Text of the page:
China’s seafood boom: Alibaba and Marine Harvest strive to be nation’s ‘most-effective’ salmon supply chain

By Pearly Neo

- Last updated on GMT

Alibaba and Marine Harvest strive to be nation’s ‘most-effective’ salmon supply chain. ©Pexels
Alibaba and Marine Harvest strive to be nation’s ‘most-effective’ salmon supply chain. ©Pexels

Related tags Alibaba Fish Salmon China

Alibaba group’s fresh food supply platform Win-Chain has joined forces with Norway’s Marine Harvest in an effort to meet China’s growing demand for fresh seafood.

Marine Harvest is currently the world’s largest producer of farmed Atlantic salmon.

“[Together, the aim is] to create the most-effective supply chain for the distribution of salmon in China,”​ said both companies on Alizila​, Alibaba Group’s official news channel.

The joint partnership will cover collaborations over cold chain and delivery processes, farm-to-fork supply chain optimisation, online sales operations, offline catering and more to increase efficiencies and reduce costs.

“By partnering with Marine Harvest and leveraging the consumer reach, technology capabilities and logistics support of the Alibaba ecosystem, we will be able to deliver the best-in-class offering of fresh seafood products to consumers across China,”​ said Alibaba Group President Michael Evans.

Additionally, Win-Chain will also offer local consumer insights, new product and innovation acumen, as well as branding and communications assistance to help Marine Harvest address the dynamic Chinese market.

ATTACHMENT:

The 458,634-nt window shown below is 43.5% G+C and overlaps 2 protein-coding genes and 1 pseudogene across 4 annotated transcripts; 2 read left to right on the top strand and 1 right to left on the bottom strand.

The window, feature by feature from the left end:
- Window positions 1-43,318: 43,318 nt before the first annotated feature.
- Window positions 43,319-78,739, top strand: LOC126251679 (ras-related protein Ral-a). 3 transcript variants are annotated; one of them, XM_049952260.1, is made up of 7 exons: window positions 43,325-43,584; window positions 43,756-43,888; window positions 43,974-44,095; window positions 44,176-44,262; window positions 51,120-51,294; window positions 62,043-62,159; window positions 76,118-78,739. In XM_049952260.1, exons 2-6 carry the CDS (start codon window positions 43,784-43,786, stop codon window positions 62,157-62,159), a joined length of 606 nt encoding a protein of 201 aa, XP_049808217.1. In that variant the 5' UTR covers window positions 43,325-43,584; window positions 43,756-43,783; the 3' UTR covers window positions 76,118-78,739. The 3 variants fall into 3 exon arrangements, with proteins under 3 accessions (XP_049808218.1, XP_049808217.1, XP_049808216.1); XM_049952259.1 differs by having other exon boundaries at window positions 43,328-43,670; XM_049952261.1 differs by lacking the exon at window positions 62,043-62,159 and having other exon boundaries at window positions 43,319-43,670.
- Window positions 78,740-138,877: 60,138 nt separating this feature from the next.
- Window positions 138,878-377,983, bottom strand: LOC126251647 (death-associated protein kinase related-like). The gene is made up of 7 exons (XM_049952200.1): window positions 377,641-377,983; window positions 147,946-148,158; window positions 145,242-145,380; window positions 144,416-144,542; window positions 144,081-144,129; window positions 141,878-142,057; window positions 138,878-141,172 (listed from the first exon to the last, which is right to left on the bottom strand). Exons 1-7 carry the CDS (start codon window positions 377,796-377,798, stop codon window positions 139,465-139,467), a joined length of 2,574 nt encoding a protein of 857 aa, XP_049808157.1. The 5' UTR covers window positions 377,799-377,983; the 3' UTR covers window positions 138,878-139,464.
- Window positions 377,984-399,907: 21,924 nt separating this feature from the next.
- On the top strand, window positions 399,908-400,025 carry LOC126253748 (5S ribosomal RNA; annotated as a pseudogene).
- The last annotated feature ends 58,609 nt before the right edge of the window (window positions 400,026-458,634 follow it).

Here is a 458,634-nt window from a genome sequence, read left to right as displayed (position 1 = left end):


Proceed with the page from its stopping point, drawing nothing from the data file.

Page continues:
Marine Harvest Chairman Ole-Eirik Lerøy said: “China is a very attractive market, and partnering with Alibaba Group and Win-Chain was a natural choice for us.”

Besides Lerøy and Evans, also present at the MOU signing ceremony in Shanghai were the King and Queen of Norway, Norwegian Minister of Trade and Industry Torbjørn Røe Isaksen, and Alibaba Group Executive Chairman Jack Ma.

First Norwegian seafood factory in China

Marine Harvest has also opened a new processing factory in Shanghai this month. This is the first Norwegian seafood factory in China.

“We look forward to the many opportunities ahead to deepen our collaboration with Alibaba as we now ramp up our presence in China, for example through our new processing factory in Shanghai,”​ added Lerøy.

Together, Win-Chain and Marine Harvest intend to sell fresh chilled salmon products directly from the factory.

China’s growing demand for premium seafood

The joint partnership looks to benefit from China’s growing demand for fresh, premium seafood.

According to the Norwegian Seafood Council (NSC), the value of Norwegian salmon exports to China reached NOK 443mn (US$ 54.8 mn) in the first half of 2018. This was a rise of 544% year-on-year.

“The demand for fresh seafood in China is rapidly growing, and Marine Harvest is one of the most trusted and world’s leading producers,” ​said Evans.

According to expert insight from Coresight Research, Chinese consumers are looking more and more to foreign countries for food and beverage products, amongst others.

“Chinese shoppers’ appetite for imported products continues to grow apace,”​ said Deborah Weinswig, CEO and Founder, Coresight Research via a report.

“Millions of China’s shoppers are looking to buy international brands.Chinese demand for Western brands in everyday categories such as food and personal care products [is rapidly increasing].”

China is currently the world’s third largest market for Norwegian seafood, according to NSC.

In addition, China lifted bans on several Norwegian salmon imports earlier this year, a move which is expected to triple trade volumes in the remainder of the year.

"With the recent breakthrough news that more regions in Norway now are approved for salmon export to China, we expect Norway to export around 21,000 tonnes of salmon in second half of 2018, or three times higher volume compared to first half of the year,"​ said Sigmund Bjorgo, NSC director for mainland China and Hong Kong.

Whole salmon from the areas of Sor-Trondelag, Troms and Nordland in Norway were banned by China in 2015 due to concerns over the infectious salmon anemia (ISA) virus and its variants.

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